Behind the Brooch part 2

Information

Behind the Brooch part 2

I am happy to share with all of you more images of wonderful brooches from artists around the word. I had so many submissions on my first call that I had to create a second part exhibition. 

This exhibition focuses on a side of the brooch we usually do not pay much attention to: the back side. Our first look is naturally always trained at the front, but when we do take the time to look at the back of a brooch, it will oftentimes reveal a surprising aspect for us, a delightful little secret. With this exhibition, I would like to let you in on that secret, something that typically only the maker and the wearer know about. I hope you will enjoy with me this selection of brooches by makers from all over the world.

Curator: Lorena Angulo

Exhibition: December 14 - January 14

Feel free to leave a comment and be ready to buy the book which is coming out in February, 2014. 

Website: http://crafthaus.ning.com/
Location: online
Members: 72
Latest Activity: Apr 15, 2016

Imaginary Books from “In Principio erat Verbum…” Series, 2011.

Silver, engraved,oxidized copper and paint.

1.8 x 3 x 0.4 in.

Photo: Josep Maria Oliveras

Rendered Brooch No. 4, 2009.

Sterling silver, copper, vitreous enamel, steel; hand drawn, etched, kiln-fired enamel in constructed setting with hand fabricated brooch finding.

5 x 2.25 x 0.2 in.

Photo: Emily Watson

Down by the sea, 2012.

Copper, mixed media, sea shells, iron wire, pearls, stones.

2 ½ x 1 ½ x ¼ in.

Photo: Tara Locklear

Floral Embroidery-Pixel 6.2, 2012.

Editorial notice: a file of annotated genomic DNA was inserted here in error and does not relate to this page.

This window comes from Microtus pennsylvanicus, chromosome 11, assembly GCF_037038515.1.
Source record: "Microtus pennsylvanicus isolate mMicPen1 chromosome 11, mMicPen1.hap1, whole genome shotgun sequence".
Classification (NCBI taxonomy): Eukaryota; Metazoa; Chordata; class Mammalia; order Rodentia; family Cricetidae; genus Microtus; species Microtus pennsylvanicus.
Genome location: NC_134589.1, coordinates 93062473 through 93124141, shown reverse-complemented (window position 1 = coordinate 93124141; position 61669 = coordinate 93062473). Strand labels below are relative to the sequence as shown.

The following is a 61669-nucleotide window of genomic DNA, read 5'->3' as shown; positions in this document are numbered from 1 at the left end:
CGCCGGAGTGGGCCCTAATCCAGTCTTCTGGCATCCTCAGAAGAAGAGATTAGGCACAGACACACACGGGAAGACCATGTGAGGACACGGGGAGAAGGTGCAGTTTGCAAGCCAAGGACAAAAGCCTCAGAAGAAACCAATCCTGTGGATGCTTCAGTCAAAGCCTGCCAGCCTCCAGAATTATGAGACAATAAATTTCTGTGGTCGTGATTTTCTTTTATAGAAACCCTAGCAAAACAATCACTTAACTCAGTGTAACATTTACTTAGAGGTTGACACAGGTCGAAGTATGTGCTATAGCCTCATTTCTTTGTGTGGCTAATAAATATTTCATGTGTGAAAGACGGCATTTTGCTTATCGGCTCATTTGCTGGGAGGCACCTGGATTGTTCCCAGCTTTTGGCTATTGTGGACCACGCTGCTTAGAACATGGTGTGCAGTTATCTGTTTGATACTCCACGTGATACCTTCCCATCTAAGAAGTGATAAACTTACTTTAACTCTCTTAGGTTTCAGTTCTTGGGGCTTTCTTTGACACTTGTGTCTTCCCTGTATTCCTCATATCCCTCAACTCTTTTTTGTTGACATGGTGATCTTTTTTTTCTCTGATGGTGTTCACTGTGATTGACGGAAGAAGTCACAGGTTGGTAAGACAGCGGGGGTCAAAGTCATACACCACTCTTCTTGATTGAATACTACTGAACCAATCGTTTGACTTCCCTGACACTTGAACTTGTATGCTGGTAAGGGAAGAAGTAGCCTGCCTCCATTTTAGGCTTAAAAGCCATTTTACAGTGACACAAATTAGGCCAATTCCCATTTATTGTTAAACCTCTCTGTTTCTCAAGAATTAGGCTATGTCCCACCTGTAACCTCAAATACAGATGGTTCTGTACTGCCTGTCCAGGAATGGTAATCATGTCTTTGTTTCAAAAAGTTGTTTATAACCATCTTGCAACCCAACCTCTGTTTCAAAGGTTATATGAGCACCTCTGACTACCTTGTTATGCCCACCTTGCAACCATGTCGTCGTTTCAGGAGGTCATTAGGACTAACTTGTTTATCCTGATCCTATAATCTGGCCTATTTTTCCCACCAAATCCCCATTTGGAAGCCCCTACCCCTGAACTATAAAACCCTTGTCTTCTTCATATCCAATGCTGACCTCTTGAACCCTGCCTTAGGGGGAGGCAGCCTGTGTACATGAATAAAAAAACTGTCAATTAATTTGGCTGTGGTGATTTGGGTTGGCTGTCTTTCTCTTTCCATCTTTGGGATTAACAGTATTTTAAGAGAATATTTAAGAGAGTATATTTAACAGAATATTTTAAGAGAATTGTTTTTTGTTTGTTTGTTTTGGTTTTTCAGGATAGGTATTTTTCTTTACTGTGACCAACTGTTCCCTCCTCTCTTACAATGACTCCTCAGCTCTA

Stainless steel, thread; laser cut, hand embroidery, fabricated.

4.9 x 3.1 x 0.4 in.

Photo: Heng Lee

Pierced No. 3, 2008.

Sterling silver; hand pierced, fabricated.

2 ½ x 2 ½ x ¾ in.

Photo: Allyson Bone

Coeur, 2010.

Sterling, 18k, brass, ping pong ball, velvet; fabricated, fused, melted.

2 x 3/8 in.

Photo: Andy Cooperman

14 Months, 2012.

Fine silver, glass beads, freshwater pearls, silk thread, photograph, resin, acrylic paint.

1.61 x 0.79 in.

Photo: Marsha Thomas

Section, 2012.

Cement, brass, copper, sterling silver, steel, powder coat, fiber, pigment; fabricated, soldered.

3 x 3 x 3 in.

Photo: Demitra Thomloudis

Remembrance, Through the Window (II), 2011.

Sterling silver, acrylic, stainless steel wire; CAD/CAM, cast, hand pierced. 2 x 2.5 x 0.7 in.

Photo: Samantha Vincent 

Bling Brooch #5, 2008.

Plastic, sterling silver, 14K gold, diamond; cast plastic, sandblasted, hand cut. 3 x 1.5 x 2 in.

Photo: Mary Hallam Pearse

 

Painted Decay #2 brooch, 2010.

Silver, 9ct red gold, copper, enamel; patina captured in enamel.

2.4 x 2.8 x 0.6 in.

Photo: Kirsty Sumerling

Hare, 2011.

Argentium silver; repousse , granulation.

2 ½ x 2 ½ in.

Photo: Hap Sakwa

 

Cafe Estrella, 2002.

Sterling silver, found object, patina; cast, constructed.

1  7/8 x 1 7/8 x 3/8 in.

Photo: Alex Jordan

Rococo Landscape, 2006.

Oxidized sterling silver, mixed media image on sterling silver, 14K gold, 23K gold leaf, stainless steel (pin stems); fabricated and cold connected. 2 ¼ x 3 5/8  x 3/8 in.

Photo: Bill Pogue. Private Collection

Lantern, 2011.

Re-purposed materials, silver, copper, ivory recycled from piano keys previous to the year 1911, hand carved amber from Chiapas; hand stamped, riveted, patinated.

2.75 x 2.75 x 1.5 in.

Photo: Jesse Bert

405 Summit Kitchen Sink, 2012.

Found metal, copper, enamel, brass; dye formed, enameled, cold connections.

2 x 1 ½ x ¼ in.

Photo: Kat Cole

Edmond Ranguette, 2011.

Silver, steel bottle cap, baby button, porcelain, gypsum powder; hand fabricated, rapid prototyped.

2.5 x 2 x 0.75 in.

Photo: Kevin Montague